I agree with you but you have to admit, most times each situation isn’t black and white. To me the fact that one turn or caution can be the deciding factor on who has a chance to be champion and who doesn’t, is the real reason this problem exists. Back when it was a season long championship, there were only a couple of drivers still close enough to be champion by the time holding someone up would make a difference (and almost every year a few positions wouldn’t make a difference anyway). The best example was last year’s championship, one pit stop decided who won the championship. That’s so arbitrary that it cheapens the whole championship.

Carl D.


Daniel Peper

What everyone seems to be missing here is the fact that Briscoe was already in the chase without this move. He was tied with Larson and the tie breaker goes to the best finish in the round. That would have been Briscoe. It was announced on the broadcast.

Bill B

Nobody is missing that fact but it doesn’t change what happened. Someone needs to ask Zipadelli, “Why did SHR feel they needed to cheat when they didn’t have to?”.
Or maybe you have a logical answer.

Last edited 1 year ago by Bill B

I don’t think that matters. If Briscoe hadn’t gained those positions there is no guarantee he wouldn’t have lost any positions and Larsen made it.

Bill B

If Briscoe was already in the chase without the move then someone needs to ask someone at SHR why they still tried to alter the outcome of the race. Seems kind of stupid doesn’t it?

Brad T

What about Chase Elliott at the fall race in Bristol last year? Can we say double standard?


Different situation because Chase was racing to stay on the lead lap. Minor technicality, but if you follow the rule of NASCAR’s law about “all drivers must give 100% to improve their position”, he was doing what was required. Yeah, we all know he most likely would have raced almost anyone else differently in that situation (if he was first car a lap down and not mad at them), but that’s hard to prove.

Plus, he’s NASCAR’s most popular driver AND he drive’s The Almighty Rick Hendrick’s car, so he can do pretty much anything he wants.

Brad T

That last paragraph pretty much sums it up. NASCAR has lost all credibility when it cones to enforcement of the rules. The Hendrick bias is out of hand. The William Byron joke proved that.


It’s not just this kindergarten level race manipulation. Look at all the plate races where even the TV announcers ballyhoo the green flag pits where all the toyotas pit together, or all the chevys or all the fords. If ten or so cars of one manufacturer are the only ones pitting…….that’s collusion! Because obviously there had to be radio chatter to organize it. That is race manipulation! We can all argue that it’s in the middle of the race and not the last laps, but it is still race manipulation! NASCAR does nothing about that.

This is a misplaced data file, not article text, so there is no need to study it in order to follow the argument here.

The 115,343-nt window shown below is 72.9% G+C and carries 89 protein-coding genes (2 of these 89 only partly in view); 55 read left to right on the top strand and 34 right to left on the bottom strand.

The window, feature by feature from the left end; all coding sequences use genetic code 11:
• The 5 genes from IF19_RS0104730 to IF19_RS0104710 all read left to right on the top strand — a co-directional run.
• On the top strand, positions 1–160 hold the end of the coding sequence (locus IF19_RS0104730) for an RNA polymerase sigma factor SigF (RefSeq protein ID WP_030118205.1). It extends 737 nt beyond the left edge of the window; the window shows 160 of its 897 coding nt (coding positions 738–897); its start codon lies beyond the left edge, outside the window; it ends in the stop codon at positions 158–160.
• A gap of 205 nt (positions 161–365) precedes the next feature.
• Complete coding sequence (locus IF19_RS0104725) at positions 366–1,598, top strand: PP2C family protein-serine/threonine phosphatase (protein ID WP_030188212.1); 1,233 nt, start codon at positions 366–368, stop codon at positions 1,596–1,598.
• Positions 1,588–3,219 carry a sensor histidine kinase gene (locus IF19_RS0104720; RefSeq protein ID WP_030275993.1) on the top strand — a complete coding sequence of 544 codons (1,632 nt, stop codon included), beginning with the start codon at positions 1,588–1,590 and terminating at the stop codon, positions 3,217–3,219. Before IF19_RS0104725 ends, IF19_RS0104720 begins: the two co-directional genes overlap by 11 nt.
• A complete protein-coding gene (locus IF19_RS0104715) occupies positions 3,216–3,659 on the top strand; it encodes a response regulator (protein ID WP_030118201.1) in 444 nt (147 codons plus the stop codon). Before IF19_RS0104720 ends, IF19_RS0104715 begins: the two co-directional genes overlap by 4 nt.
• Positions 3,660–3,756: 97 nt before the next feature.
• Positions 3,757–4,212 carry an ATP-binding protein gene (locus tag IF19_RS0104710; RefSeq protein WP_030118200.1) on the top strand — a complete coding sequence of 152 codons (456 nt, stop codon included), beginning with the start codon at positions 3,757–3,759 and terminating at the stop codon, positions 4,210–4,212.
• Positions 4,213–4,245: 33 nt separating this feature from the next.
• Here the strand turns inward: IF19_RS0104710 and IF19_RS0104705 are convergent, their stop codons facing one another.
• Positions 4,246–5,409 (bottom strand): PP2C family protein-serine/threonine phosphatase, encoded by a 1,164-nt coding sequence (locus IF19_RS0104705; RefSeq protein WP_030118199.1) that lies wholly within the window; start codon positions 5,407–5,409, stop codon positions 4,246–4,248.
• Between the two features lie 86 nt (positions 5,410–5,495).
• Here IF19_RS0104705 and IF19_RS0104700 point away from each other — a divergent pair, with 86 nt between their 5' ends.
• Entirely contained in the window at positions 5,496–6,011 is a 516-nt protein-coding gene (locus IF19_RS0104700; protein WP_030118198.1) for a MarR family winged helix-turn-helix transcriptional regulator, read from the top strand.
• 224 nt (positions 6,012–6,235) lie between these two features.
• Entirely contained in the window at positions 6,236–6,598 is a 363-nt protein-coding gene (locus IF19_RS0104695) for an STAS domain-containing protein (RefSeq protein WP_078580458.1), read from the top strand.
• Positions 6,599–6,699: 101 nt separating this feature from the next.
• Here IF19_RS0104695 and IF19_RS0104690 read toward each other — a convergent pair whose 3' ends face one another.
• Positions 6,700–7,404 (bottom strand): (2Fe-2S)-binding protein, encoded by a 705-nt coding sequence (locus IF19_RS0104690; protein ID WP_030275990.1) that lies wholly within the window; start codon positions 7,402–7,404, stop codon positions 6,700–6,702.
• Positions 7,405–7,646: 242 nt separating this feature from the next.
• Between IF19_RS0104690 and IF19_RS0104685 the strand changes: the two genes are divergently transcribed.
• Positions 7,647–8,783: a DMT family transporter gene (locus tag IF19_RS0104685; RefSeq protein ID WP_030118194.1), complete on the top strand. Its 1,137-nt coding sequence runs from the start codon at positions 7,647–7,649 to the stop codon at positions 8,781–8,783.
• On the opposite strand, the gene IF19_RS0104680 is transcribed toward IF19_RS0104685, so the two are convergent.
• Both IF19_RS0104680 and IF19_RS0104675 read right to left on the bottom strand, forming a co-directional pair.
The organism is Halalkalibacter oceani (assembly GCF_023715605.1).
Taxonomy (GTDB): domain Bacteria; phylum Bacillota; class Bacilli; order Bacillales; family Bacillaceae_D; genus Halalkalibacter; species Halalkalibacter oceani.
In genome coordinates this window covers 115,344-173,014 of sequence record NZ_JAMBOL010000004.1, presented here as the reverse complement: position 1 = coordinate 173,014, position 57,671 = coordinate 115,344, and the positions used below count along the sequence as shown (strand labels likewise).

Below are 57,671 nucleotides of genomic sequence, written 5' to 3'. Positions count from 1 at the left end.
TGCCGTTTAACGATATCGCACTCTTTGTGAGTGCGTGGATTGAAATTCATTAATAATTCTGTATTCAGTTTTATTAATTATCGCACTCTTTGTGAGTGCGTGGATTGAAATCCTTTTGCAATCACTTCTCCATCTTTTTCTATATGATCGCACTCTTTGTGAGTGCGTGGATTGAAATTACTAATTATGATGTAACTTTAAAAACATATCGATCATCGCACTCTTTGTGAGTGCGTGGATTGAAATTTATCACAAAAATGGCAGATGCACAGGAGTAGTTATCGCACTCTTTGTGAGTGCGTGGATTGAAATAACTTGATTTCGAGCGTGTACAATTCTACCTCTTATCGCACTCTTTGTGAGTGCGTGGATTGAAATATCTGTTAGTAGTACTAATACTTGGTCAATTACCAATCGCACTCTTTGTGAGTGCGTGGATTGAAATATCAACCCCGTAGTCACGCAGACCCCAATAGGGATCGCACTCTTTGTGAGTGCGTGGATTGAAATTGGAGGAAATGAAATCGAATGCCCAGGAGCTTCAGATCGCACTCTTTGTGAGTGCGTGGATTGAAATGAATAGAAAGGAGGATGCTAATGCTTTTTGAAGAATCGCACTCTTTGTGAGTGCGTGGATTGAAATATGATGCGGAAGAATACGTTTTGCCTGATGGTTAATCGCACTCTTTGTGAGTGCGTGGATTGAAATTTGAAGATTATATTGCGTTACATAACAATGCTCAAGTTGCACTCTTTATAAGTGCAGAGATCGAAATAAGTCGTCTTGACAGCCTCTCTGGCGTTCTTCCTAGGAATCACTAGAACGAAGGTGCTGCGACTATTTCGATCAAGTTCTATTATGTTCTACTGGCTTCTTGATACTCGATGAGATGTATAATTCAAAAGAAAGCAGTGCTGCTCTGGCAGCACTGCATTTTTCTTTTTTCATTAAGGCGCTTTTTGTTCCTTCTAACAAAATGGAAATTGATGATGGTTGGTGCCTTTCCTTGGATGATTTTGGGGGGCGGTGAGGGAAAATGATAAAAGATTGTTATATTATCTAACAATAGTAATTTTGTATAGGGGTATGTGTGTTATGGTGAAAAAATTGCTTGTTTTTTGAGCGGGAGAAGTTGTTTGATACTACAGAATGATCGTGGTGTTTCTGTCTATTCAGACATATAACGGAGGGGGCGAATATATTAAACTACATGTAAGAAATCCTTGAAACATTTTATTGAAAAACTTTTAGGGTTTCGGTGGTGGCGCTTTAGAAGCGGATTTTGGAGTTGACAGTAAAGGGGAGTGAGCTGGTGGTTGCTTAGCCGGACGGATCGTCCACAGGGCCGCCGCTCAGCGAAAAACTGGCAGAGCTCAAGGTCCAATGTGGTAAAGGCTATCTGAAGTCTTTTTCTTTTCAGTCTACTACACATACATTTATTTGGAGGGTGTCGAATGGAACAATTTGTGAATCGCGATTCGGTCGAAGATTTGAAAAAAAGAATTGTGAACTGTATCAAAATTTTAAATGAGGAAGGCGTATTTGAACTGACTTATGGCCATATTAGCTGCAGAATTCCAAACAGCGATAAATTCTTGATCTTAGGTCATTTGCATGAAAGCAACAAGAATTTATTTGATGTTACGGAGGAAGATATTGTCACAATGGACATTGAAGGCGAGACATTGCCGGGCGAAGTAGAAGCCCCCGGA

Chris A

The whole problem here dates back to the 2003 Rockingham race where Matt Kennesth wrapped up the championship with a 4th place finish with 2 races to go I think. He did it with consistency, winning just once but coming up with 11 top fives and 26 top 10s in 35 races. There has manipulation in racing since it began. But there have been nothing but issues since this playoff system. If you go back and look at the older point system, that system would have allowed multiple drivers to win championship. Nothing against JJ, but this playoff system helped him win at least 4 championships. The bigger issue is why the drivers if they see manipulation why don’t they do something about it. Oh right, Nascar got rid of “Boys have at it”.


If I recall correctly, “the chase” helped JJ and hurt Gordon to the point their Championship totals would be almost reversed – Jeff would have 7 and JJ 4 I think. Plus, I believe Carl Edwards would have had one.


banzai bonnie


I recall that spingate was a death penalty for m w r and the favored driver who got in by knocking m w r out was Jeff Gordon-they sat an extra plate at the table for the buddy of several “influencers”.


Byron gets all his points back, significantly altering the playoff standings, with NASCAR’s blessings (can’t make Mr. H mad, nosiree!). Then they stuff Custer for helping a teammate. Did he intentionally wreck anyone like Byron did? No. Did he even wreck anyone at all? No. Did he affect the playoff list at all? No. It is pretty obvious that NASCAR’s prejudice is showing.

Maybe Tony is right.


Yes he affected the playoff list.


NASCAR seems to hate FORD, and especially FORD drivers who speak their mind! This is retribution plain and simple. KEEP YOUR MOUTH SHUT! If this was an HMS driver this would not have been an issue.


the rule says to race 100 percent clearly at bristol last year elliott was not doing that and it changed the outcome of the race and nascar did nothing so this whole deal with custer shouldnt even be a issue ……whether elliott was told to do something or not he wasnt racing 100 percent

Share via